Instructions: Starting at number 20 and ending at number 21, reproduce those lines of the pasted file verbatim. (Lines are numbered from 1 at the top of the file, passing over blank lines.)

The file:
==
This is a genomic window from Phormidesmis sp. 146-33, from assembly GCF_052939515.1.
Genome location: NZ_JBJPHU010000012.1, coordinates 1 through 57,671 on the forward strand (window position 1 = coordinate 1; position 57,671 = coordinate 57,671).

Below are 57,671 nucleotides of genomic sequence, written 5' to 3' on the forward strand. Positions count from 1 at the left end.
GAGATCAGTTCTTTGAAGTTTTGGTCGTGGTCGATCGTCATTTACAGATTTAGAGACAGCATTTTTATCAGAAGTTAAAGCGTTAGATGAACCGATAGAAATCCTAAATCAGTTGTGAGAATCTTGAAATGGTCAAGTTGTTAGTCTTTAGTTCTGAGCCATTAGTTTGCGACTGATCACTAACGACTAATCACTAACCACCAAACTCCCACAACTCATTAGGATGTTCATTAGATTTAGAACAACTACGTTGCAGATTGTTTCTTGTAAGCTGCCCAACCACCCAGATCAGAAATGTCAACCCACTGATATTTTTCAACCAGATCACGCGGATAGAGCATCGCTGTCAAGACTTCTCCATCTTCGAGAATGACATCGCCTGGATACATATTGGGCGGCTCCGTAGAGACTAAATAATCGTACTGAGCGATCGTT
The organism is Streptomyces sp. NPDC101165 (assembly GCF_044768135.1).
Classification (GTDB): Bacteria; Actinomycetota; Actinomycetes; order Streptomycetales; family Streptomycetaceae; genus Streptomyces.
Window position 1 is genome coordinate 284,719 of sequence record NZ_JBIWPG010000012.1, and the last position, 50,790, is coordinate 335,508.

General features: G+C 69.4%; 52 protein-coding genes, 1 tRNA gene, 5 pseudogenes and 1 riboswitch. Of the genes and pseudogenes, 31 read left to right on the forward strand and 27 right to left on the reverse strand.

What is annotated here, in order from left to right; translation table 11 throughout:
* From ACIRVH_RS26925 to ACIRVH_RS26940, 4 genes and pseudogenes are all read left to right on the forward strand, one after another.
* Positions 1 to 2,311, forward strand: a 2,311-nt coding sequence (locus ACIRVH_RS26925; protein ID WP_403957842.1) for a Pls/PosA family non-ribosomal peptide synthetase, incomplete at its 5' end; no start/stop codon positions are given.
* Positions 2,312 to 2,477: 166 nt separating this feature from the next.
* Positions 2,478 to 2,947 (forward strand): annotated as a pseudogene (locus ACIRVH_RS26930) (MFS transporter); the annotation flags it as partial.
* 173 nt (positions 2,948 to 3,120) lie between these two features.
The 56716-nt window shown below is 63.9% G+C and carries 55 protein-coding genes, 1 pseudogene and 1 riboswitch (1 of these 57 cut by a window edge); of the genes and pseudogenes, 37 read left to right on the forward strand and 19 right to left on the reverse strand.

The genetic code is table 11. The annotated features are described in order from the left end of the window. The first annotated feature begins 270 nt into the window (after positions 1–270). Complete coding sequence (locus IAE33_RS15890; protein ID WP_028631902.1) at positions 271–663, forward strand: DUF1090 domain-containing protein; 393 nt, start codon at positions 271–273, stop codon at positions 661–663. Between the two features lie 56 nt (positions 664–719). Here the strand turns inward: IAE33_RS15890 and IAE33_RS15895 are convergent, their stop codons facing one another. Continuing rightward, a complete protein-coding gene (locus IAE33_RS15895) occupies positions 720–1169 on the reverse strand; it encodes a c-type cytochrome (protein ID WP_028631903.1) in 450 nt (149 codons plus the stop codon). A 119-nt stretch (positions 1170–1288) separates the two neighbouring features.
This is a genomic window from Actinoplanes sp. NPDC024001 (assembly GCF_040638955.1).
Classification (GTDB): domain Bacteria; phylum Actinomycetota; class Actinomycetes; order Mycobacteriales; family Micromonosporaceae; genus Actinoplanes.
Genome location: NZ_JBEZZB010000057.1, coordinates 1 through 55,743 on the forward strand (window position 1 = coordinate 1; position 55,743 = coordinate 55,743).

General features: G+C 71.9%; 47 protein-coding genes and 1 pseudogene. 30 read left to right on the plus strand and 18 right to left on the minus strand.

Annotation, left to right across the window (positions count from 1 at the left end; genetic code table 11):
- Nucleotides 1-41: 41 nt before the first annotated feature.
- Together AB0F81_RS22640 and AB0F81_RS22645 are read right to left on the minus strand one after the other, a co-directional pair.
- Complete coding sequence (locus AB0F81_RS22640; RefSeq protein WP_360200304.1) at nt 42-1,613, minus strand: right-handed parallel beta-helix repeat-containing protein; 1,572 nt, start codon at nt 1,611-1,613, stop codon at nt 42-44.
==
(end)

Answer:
General features: G+C 71.9%; 47 protein-coding genes and 1 pseudogene. 30 read left to right on the plus strand and 18 right to left on the minus strand.

Annotation, left to right across the window (positions count from 1 at the left end; genetic code table 11):